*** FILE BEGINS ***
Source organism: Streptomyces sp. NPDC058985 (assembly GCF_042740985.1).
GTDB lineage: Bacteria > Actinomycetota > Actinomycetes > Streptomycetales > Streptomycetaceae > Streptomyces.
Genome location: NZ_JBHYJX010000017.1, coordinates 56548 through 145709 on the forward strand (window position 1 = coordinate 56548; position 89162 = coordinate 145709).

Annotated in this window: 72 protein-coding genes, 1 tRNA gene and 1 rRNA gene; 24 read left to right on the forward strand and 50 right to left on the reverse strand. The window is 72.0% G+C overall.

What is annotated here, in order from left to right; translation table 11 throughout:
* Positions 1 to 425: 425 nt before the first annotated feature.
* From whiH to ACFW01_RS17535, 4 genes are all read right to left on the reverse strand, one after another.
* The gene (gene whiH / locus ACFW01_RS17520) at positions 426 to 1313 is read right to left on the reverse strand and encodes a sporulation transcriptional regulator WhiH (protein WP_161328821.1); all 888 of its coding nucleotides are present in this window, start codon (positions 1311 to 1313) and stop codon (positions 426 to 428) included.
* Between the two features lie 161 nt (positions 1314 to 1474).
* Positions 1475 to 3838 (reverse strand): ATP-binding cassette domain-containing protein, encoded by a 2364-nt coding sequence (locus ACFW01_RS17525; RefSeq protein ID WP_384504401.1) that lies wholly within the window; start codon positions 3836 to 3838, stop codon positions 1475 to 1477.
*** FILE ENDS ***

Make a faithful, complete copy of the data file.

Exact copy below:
Source organism: Streptomyces sp. NPDC058985 (assembly GCF_042740985.1).
GTDB lineage: Bacteria > Actinomycetota > Actinomycetes > Streptomycetales > Streptomycetaceae > Streptomyces.
Genome location: NZ_JBHYJX010000017.1, coordinates 56548 through 145709 on the forward strand (window position 1 = coordinate 56548; position 89162 = coordinate 145709).

Annotated in this window: 72 protein-coding genes, 1 tRNA gene and 1 rRNA gene; 24 read left to right on the forward strand and 50 right to left on the reverse strand. The window is 72.0% G+C overall.

What is annotated here, in order from left to right; translation table 11 throughout:
* Positions 1 to 425: 425 nt before the first annotated feature.
* From whiH to ACFW01_RS17535, 4 genes are all read right to left on the reverse strand, one after another.
* The gene (gene whiH / locus ACFW01_RS17520) at positions 426 to 1313 is read right to left on the reverse strand and encodes a sporulation transcriptional regulator WhiH (protein WP_161328821.1); all 888 of its coding nucleotides are present in this window, start codon (positions 1311 to 1313) and stop codon (positions 426 to 428) included.
* Between the two features lie 161 nt (positions 1314 to 1474).
* Positions 1475 to 3838 (reverse strand): ATP-binding cassette domain-containing protein, encoded by a 2364-nt coding sequence (locus ACFW01_RS17525; RefSeq protein ID WP_384504401.1) that lies wholly within the window; start codon positions 3836 to 3838, stop codon positions 1475 to 1477.